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HPV vaccine is cancer prevention. But finding time to get your child vaccinated can sometimes feel impossible.

That's where school-based health centers (SBHCs) come in. SBHCs provide on-campus vaccination, along with a host of other services. That means your child doesn't have to miss class and you don't have to miss work. And services are all free! Read on to learn more.

A family of seven people.

HPV is a very common virus – about 80% of people will get infected at some point in their lives. HPV infection can cause cervical, vaginal, and vulvar cancers in women and penile cancer in men. It can also cause anal cancer, cancer of the back of the throat (oropharynx), and genital warts in both men and women.

HPV vaccine protects your child from cancer. It's one clear step you can take to give them the best chance of a healthy future.

Learn more from the American Cancer Society.

Children can safely get vaccinated as early as age nine. All kids should get two doses of HPV vaccine by age 12. Teens who start the vaccine series on or after their 15th birthday need three doses.

HPV vaccines went through many years of testing before they were licensed by the Food and Drug Administration (FDA). No serious safety concerns were identified. The Centers for Disease Control (CDC) and FDA continue to monitor HPV vaccines to make sure they are safe and beneficial for the public.

Like any vaccine or medicine, HPV vaccination can cause side effects. The most common side effects are mild and include pain, redness, or swelling in the arm where the shot was given, dizziness, fainting, nausea, and headache. Fainting after any vaccine, including HPV vaccine, is more common among adolescents. To prevent fainting, adolescents should be seated or lying down during vaccination and remain in that position for 15 minutes after the vaccine is given. Click here for more information about HPV vaccine safety.

Just like a typical primary care clinic, school-based health centers (SBHCs) provide a range of services. Students can receive immunizations like HPV, well child exams, chronic disease management (e.g. asthma), sports physicals, reproductive health services, and mental health counseling. SBHC staff collaborate with schools to address the broad range of concerns and adverse experiences that affect students' healthy development.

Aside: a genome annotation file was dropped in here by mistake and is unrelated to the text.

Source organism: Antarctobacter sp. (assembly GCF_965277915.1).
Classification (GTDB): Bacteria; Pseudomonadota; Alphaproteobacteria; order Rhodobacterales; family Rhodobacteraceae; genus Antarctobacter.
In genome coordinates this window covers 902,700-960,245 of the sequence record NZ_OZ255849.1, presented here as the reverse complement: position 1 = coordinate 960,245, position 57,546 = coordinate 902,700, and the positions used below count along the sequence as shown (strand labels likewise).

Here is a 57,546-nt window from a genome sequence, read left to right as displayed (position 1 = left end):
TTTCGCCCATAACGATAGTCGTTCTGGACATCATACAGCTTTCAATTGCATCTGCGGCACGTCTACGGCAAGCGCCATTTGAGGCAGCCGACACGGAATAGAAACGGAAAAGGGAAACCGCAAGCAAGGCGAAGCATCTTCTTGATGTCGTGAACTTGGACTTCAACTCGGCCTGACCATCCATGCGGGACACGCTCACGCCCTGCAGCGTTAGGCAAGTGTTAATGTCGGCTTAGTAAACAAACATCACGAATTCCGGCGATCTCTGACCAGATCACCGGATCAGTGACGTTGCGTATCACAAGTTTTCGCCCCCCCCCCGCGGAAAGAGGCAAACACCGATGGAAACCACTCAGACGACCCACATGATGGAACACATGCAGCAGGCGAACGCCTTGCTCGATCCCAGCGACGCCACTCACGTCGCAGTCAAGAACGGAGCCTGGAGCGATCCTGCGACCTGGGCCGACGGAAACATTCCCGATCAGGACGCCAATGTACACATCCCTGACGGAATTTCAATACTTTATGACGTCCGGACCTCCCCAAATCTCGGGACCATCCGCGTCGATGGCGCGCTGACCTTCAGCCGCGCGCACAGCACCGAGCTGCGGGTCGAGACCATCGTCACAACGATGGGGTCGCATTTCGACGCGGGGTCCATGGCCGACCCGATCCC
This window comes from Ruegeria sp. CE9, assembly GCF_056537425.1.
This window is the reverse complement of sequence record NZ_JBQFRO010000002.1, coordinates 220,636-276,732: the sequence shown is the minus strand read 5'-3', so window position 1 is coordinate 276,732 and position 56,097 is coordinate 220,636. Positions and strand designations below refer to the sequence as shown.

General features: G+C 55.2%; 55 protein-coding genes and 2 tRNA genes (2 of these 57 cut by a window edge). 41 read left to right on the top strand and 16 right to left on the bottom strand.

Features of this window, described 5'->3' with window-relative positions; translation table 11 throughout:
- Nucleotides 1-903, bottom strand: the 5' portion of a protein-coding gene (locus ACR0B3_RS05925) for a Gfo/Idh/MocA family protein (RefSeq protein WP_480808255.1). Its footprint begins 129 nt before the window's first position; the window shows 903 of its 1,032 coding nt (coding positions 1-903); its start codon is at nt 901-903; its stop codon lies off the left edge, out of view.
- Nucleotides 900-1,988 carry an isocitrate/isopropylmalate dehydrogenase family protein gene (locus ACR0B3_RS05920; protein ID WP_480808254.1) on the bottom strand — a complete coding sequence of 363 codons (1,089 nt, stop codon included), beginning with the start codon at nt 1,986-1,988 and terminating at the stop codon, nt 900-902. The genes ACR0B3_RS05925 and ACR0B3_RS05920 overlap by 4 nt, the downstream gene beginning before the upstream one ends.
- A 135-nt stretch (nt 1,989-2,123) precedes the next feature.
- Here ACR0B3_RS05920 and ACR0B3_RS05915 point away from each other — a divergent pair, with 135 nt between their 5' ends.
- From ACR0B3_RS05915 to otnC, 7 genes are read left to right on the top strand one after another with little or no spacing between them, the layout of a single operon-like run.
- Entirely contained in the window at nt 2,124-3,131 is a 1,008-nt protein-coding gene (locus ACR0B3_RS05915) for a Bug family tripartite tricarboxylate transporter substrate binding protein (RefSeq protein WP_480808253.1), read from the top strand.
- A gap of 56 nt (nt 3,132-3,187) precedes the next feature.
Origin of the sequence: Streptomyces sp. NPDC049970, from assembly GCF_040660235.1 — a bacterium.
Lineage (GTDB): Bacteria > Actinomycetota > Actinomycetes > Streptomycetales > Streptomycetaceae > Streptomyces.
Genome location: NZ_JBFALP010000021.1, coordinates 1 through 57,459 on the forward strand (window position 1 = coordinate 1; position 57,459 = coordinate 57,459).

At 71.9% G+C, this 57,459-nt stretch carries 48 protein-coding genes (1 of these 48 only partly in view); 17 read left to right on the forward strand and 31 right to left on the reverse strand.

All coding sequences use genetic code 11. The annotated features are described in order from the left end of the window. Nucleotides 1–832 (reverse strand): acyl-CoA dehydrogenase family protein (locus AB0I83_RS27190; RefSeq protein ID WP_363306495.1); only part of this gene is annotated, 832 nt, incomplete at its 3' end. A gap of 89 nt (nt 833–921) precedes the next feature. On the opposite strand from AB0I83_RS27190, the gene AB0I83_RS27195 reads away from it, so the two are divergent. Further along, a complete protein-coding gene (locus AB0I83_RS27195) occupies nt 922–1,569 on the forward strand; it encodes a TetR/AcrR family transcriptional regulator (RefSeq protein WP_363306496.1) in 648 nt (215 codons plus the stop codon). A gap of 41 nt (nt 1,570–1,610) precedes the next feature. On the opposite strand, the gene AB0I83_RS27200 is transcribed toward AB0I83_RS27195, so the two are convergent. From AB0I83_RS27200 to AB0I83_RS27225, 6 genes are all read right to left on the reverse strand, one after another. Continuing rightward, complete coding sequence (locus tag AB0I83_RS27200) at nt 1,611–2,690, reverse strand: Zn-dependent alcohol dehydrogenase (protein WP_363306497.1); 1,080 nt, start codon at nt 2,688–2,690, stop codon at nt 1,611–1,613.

SBHCs place medical, behavioral, dental, and vision care directly in schools so that all young people have equal opportunity to learn and grow. All services are free to students.

Community health agencies operate SBHCs at over 30 elementary, middle, and high schools in King County. Our SBHCs serve over 8,000 students and provide over 40,000 health care visits each year.

If it's tough to find time to get your child to the doctor’s office for immunizations, school-based health centers (SBHCs) are a hassle-free, no-cost alternative. SBHCs remove several common barriers to health care, making it easy for students to access care efficiently, effectively, and seamlessly. You don’t have to take time off from work and potentially lose wages, and your child doesn’t have to miss class to travel to off-site appointments. Instead, your child can quickly get back to class and focus on learning.

In addition to offering immunizations and addressing other physical and mental health concerns, SBHCs also promote good health across the lifespan. They offer nutrition education, promote supportive relationships, and reinforce positive self-images.

School-based health centers (SBHCs) do not replace the role of primary care clinics for students who already have access to health care. SBHCs can, however, serve as a safety net for students who have limited or no insurance, need linguistically or culturally competent care they can’t find elsewhere, or who face other barriers to care.

All services at school-based health centers (SBHCs) are free to students. Some SBHCs bill insurance for reimbursement but the cost is never passed on to clients or family members.

School-based health centers (SBHCs) are typically staffed by medical providers (e.g. ARNPs and PAs), licensed mental health professionals, and clinic coordinators. Additional staff may include patient navigators, health educators, oral health professionals, and others.

School-based health centers (SBHCs) complement the work of school nurses by providing a readily accessible referral site for students who are without a medical home or in need of more comprehensive services such as primary, mental health, oral, or vision care.

In schools with a school-based health center (SBHC) onsite, registration forms are typically sent to families in the school's welcome packet at the start of the school year. Some SBHCs also post registration forms on their website. If you don't receive a form or misplace your copy, just call or visit your child's SBHC to request a new one.

HPV Vaccine Campaign Toolkit

HPV Vaccine Campaign Toolkit

This toolkit provides School-Based Health Center staff and students the tools necessary to develop and sustain an HPV Vaccine Campaign in their schools. By starting this campaign and promoting the HPV vaccine, you can help increase HPV vaccination rates and prevent HPV-related cancers and disease.

Link/share our site at www.kingcounty.gov/hpv